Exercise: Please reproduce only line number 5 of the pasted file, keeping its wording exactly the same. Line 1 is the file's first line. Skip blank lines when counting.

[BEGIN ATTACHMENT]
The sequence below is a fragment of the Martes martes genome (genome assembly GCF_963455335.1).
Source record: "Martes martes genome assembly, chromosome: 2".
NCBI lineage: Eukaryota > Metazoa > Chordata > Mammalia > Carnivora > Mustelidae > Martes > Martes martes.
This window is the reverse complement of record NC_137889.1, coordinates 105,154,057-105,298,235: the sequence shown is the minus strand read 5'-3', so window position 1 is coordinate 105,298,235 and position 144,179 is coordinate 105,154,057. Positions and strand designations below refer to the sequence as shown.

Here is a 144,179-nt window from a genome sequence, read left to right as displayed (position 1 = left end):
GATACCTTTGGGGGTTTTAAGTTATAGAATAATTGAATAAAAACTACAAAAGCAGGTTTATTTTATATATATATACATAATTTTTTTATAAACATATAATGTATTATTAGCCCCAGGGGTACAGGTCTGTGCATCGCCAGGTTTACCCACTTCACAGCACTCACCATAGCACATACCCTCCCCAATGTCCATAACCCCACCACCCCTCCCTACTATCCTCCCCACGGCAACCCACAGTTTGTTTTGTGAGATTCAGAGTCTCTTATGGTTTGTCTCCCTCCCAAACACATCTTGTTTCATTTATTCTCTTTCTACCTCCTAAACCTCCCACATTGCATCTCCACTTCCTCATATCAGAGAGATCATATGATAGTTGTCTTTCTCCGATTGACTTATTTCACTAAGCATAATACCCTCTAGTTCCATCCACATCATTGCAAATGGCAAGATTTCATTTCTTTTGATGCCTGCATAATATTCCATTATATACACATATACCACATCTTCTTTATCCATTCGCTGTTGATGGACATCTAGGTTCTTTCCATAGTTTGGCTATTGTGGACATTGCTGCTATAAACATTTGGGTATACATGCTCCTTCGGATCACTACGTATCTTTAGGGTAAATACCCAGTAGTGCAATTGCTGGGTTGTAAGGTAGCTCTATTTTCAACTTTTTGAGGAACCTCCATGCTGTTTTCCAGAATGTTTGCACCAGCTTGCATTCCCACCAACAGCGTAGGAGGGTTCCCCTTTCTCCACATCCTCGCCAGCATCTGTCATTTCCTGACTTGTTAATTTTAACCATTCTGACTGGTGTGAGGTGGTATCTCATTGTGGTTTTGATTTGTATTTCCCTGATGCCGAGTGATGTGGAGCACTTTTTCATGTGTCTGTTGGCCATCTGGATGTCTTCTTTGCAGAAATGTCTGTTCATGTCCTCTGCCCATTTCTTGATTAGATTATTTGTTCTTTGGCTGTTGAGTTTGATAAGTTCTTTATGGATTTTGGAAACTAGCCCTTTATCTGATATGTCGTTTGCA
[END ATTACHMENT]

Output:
Here is a 144,179-nt window from a genome sequence, read left to right as displayed (position 1 = left end):